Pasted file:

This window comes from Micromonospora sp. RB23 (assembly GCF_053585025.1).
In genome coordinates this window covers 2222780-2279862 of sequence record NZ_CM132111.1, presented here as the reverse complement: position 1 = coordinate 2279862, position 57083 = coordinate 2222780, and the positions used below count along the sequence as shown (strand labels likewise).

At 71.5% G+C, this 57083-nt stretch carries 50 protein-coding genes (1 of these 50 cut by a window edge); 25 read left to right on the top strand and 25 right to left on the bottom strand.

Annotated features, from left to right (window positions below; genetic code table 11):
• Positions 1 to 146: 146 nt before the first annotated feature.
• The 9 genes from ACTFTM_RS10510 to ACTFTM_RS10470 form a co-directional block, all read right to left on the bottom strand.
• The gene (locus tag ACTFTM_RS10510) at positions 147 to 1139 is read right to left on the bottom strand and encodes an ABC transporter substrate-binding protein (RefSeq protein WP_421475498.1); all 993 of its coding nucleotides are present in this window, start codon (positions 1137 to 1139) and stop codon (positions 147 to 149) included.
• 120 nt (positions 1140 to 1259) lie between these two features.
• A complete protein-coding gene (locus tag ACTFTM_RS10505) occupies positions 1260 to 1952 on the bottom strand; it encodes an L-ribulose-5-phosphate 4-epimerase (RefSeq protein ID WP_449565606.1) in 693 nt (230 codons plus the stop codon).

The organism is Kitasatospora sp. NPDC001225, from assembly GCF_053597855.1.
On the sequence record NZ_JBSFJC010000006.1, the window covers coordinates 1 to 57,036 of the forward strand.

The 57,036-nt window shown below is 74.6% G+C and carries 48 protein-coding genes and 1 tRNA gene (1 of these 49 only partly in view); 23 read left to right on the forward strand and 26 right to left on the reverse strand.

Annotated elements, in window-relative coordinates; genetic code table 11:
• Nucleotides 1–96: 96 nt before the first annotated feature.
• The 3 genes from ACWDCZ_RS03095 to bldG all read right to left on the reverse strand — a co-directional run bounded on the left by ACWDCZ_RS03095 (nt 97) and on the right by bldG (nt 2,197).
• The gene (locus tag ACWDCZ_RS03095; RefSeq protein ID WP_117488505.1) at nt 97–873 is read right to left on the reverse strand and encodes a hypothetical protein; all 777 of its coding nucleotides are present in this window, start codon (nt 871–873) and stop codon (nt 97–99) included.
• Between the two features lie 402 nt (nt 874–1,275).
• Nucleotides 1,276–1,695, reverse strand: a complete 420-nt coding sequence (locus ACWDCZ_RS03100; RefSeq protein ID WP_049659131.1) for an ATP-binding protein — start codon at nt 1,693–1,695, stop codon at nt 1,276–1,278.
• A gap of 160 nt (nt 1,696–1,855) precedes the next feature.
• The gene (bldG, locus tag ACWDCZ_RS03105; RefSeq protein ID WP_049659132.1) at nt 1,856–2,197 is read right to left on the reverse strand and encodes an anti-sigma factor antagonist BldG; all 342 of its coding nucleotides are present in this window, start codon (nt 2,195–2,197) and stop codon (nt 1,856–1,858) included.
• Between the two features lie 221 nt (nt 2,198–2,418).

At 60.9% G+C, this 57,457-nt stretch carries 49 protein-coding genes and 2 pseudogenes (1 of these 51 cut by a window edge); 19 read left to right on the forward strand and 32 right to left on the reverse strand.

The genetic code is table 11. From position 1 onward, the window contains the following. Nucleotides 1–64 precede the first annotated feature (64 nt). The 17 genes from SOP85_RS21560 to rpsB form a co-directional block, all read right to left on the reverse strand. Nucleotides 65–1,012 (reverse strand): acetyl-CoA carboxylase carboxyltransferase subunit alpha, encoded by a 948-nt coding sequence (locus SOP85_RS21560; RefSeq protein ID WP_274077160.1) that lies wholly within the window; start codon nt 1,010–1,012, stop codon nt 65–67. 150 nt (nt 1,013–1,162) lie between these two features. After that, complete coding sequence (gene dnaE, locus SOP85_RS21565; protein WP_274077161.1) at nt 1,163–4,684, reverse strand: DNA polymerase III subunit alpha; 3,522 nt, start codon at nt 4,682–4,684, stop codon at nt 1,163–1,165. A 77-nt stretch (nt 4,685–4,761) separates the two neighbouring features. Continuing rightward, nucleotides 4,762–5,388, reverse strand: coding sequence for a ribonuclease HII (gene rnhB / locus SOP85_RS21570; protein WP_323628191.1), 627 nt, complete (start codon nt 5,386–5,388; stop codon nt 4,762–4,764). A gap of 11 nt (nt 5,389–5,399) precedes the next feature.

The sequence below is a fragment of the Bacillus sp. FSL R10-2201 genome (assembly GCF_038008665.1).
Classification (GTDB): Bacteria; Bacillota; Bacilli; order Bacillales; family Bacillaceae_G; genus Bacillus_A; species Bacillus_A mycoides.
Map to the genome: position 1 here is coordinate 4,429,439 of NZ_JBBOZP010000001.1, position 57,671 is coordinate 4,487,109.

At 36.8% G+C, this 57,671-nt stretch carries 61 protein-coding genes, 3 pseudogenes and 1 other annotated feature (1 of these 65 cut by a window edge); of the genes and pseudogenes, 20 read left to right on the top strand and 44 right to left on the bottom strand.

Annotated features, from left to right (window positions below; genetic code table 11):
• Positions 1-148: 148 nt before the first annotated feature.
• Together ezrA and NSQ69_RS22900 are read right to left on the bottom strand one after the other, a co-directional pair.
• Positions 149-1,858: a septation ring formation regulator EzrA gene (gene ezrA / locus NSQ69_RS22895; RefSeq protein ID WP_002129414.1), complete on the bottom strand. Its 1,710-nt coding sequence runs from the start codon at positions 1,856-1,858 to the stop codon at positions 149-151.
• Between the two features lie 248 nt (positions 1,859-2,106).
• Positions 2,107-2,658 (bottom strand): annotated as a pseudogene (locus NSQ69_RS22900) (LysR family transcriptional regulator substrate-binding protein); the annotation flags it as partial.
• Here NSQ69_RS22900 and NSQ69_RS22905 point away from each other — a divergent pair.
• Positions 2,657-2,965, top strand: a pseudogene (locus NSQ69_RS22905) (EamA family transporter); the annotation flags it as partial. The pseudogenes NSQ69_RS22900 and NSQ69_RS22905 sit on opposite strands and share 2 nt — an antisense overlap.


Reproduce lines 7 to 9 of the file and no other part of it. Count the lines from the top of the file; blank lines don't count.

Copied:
• The gene (locus tag ACTFTM_RS10510) at positions 147 to 1139 is read right to left on the bottom strand and encodes an ABC transporter substrate-binding protein (RefSeq protein WP_421475498.1); all 993 of its coding nucleotides are present in this window, start codon (positions 1137 to 1139) and stop codon (positions 147 to 149) included.
• 120 nt (positions 1140 to 1259) lie between these two features.
• A complete protein-coding gene (locus tag ACTFTM_RS10505) occupies positions 1260 to 1952 on the bottom strand; it encodes an L-ribulose-5-phosphate 4-epimerase (RefSeq protein ID WP_449565606.1) in 693 nt (230 codons plus the stop codon).